As illustrated above the information required by the European Commission from Member States is primarily for assessing implementation of and compliance with directives rather than for the provision of information on the general status or quality of water resources. It is this latter type of information, provided in a comparable way from a representative sample of Europe's water resources, that is required. Information from directives is not suitable as:

  1. The data are not comparable because the degree of comparability will depend on the interpretation of the designation rules and national differences of how these are implemented.
  2. The data are not representative because in the directives which require routine monitoring the requirements are generally site specific, either at sites designated for a specific use, sites affected by a specific discharge, or, for the Exchange of Information Decisions, agreed sites in main rivers. As the choice of sampling location is, for some directives, related to areas designated by the Member States rather than by the European Commission, it is unlikely that, for those directives, a comparison of quality across Europe of these designated waters will give a complete picture of quality.

Even for the Exchange of Information Decision where sites are supposed to be selected on the same basis the information is not representative because only large rivers are included.


6.2 International agreements

There are a large number of international agreements concerning surface waters, however, not all of these make monitoring requirements. Many agreements aim to protect a specific water body and are made between countries within the catchment of that water body. For large rivers and seas this can involve many countries, for example, the agreements made at the North Sea Conferences are made between all countries bordering the North Sea, i.e., Norway, Sweden, Denmark, the Netherlands, Germany, France and the UK. By contrast, there are many agreements which exist between just two countries. Thus the scope of application for international commitments varies greatly.

There are also other international organisations that some, if not all, EEA Member States are members of, or co-operate with, that either instigate monitoring programmes, or collect, collate, report and disseminate national monitoring data and information. For example, the Organisation for Economic Co-operation and Development (OECD) has developed a questionnaire on the State of the Environment which since 1988 has been jointly presented with that from EUROSTAT. Before 1992 the OECD concentrated on water abstraction and water consumption (with little breakdown by activities), pollution connected to sewage treatment plants, total polluted water discharged (without reference to its origin), and data on surface water quality for sample stations at the borders of Member States. In addition, EUROSTAT collects data on water quality indicators for selected rivers and lakes. In the last revision of the now joint EUROSTAT/OECD questionnaire on inland waters (during 1990-1991) more detailed questions on water resources and wastewater treatment were added. In the questions concerning water abstraction, consumption and discharge, a limited breakdown into activities has been added and determinants have been redefined.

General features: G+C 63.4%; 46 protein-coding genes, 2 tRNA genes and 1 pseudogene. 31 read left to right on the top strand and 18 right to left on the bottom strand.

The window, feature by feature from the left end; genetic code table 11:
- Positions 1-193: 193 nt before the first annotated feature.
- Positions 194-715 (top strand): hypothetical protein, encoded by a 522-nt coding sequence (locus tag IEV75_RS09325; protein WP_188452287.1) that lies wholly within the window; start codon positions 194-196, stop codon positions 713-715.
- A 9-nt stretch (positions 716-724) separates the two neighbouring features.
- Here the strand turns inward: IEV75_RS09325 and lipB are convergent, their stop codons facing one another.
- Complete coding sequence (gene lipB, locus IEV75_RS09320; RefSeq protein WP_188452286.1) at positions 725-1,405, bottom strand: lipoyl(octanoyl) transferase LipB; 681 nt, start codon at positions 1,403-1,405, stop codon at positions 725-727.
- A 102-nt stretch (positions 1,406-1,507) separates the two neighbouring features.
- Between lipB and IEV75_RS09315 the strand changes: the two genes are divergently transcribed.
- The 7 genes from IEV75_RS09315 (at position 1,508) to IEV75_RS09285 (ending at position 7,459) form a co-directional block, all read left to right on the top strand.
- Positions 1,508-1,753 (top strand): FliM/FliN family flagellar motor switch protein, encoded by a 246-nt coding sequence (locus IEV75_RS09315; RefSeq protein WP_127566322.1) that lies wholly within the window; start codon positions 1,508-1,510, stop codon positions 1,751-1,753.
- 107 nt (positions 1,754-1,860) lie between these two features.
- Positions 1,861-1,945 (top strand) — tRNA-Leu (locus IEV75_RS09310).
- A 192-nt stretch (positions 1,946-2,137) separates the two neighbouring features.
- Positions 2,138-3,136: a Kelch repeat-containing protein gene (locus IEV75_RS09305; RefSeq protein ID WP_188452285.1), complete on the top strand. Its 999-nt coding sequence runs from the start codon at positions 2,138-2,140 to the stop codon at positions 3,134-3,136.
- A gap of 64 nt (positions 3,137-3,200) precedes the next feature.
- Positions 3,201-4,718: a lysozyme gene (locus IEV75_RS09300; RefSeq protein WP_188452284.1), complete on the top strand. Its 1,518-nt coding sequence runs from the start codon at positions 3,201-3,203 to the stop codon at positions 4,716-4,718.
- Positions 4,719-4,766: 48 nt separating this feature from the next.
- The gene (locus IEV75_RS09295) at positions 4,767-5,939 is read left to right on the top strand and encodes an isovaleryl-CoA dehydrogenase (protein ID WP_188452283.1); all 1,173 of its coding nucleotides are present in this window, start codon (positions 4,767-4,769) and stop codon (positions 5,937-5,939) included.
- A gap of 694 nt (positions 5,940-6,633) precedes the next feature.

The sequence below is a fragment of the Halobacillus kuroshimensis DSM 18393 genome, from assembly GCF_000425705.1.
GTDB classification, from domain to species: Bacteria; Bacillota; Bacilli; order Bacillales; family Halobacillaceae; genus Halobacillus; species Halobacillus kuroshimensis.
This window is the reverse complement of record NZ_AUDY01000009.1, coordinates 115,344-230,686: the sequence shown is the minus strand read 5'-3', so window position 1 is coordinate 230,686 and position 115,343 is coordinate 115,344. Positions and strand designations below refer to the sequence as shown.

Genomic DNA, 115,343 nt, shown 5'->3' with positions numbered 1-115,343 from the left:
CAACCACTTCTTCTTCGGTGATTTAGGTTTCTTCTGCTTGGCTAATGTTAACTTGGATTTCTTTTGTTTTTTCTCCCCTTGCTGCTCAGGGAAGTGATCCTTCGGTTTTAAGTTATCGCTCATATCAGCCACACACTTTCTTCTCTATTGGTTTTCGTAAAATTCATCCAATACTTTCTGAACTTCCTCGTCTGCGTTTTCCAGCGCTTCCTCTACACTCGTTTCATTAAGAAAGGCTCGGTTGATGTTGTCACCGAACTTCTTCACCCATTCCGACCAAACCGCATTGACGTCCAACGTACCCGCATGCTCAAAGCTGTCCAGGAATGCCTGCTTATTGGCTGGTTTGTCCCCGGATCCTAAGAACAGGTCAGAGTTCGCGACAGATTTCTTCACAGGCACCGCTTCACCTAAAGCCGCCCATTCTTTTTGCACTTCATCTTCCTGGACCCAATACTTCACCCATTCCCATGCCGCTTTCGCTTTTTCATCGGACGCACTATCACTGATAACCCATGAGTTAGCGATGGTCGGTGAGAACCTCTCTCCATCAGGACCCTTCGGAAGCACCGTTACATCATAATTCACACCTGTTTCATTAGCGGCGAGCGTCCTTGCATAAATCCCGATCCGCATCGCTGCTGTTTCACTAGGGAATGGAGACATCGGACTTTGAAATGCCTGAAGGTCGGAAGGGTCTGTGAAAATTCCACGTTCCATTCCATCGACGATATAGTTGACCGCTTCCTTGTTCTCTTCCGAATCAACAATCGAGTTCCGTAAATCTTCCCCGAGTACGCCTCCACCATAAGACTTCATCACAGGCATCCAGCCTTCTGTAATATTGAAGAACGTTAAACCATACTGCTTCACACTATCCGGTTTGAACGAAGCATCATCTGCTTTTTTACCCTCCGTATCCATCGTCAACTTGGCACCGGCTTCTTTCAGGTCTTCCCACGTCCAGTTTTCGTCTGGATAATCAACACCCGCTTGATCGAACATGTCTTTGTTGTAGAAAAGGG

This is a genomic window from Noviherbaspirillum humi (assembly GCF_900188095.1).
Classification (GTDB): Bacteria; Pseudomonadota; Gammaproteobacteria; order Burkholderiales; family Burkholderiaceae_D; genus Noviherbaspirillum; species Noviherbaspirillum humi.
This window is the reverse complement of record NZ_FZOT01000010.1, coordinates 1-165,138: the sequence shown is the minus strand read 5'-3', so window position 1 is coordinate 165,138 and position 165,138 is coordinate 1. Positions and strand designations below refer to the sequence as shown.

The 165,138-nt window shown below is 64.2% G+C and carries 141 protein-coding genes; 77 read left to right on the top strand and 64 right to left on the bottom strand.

The United Nations Economic Commission for Europe (unece) has promoted international co-operation on water issues for over four decades. To meet the dual challenges of sustainable use of water and maintenance of acceptable environmental quality, the unece has adopted a number of declarations and decisions resulting from the work of its committee on water problems. These declarations and decisions are intended to provide guidance to UNECE member governments in formulating and implementing water management policies and should assist in fostering co-operation among unece Member States. The unece has recently developed (1992) the Convention on the Protection and Use of Transboundary Watercourses and International Lakes. The Convention has been signed by 25 European countries as well as by the EU, and will come into force 90 days after it has been ratified by 16 of these countries. The European Commission has made a proposal for a Council Decision (COM(93)271 final), which, if adopted would ratify the Union’s signature of the Convention. The Convention will require establishment of programmes for monitoring the conditions of transboundary waters, surface and groundwaters.

For international agreements sample location is generally related to the purpose of the agreement (e.g. monitoring transboundary water transfer) often being at designated or fixed sites. For example, designated sites are specified for the sampling of water, biota and sediment under the Helsinki Convention, and at fixed stations under the Rhine Convention, the Protocol for Technical Co-operation between Greece and Bulgaria, and the Treaty between Austria and Hungary on Water Economy. Other agreements are less specific about sampling location, perhaps being determined by the research or information needs of the signatories or research programme (e.g. the North Sea Task Force). For many agreements signatory states also have to decide upon exact locations, perhaps within guidelines provided by the relevant Commission, for example, as in the quantification of riverine loads for the Paris Commission. The sampling frequency specified in international agreements is also very variable within agreements and between agreements.

Information from International Agreements will be of use to the EEA. However:

  • to be of use data will have to be comparable between the different agreements;
  • data will represent only those waters covered in the agreements that is the major water bodies/catchments in Europe.

   
 

Geographic coverage

Document Actions

Comments

European Environment Agency (EEA)
Kongens Nytorv 6
1050 Copenhagen K
Denmark
Phone: +45 3336 7100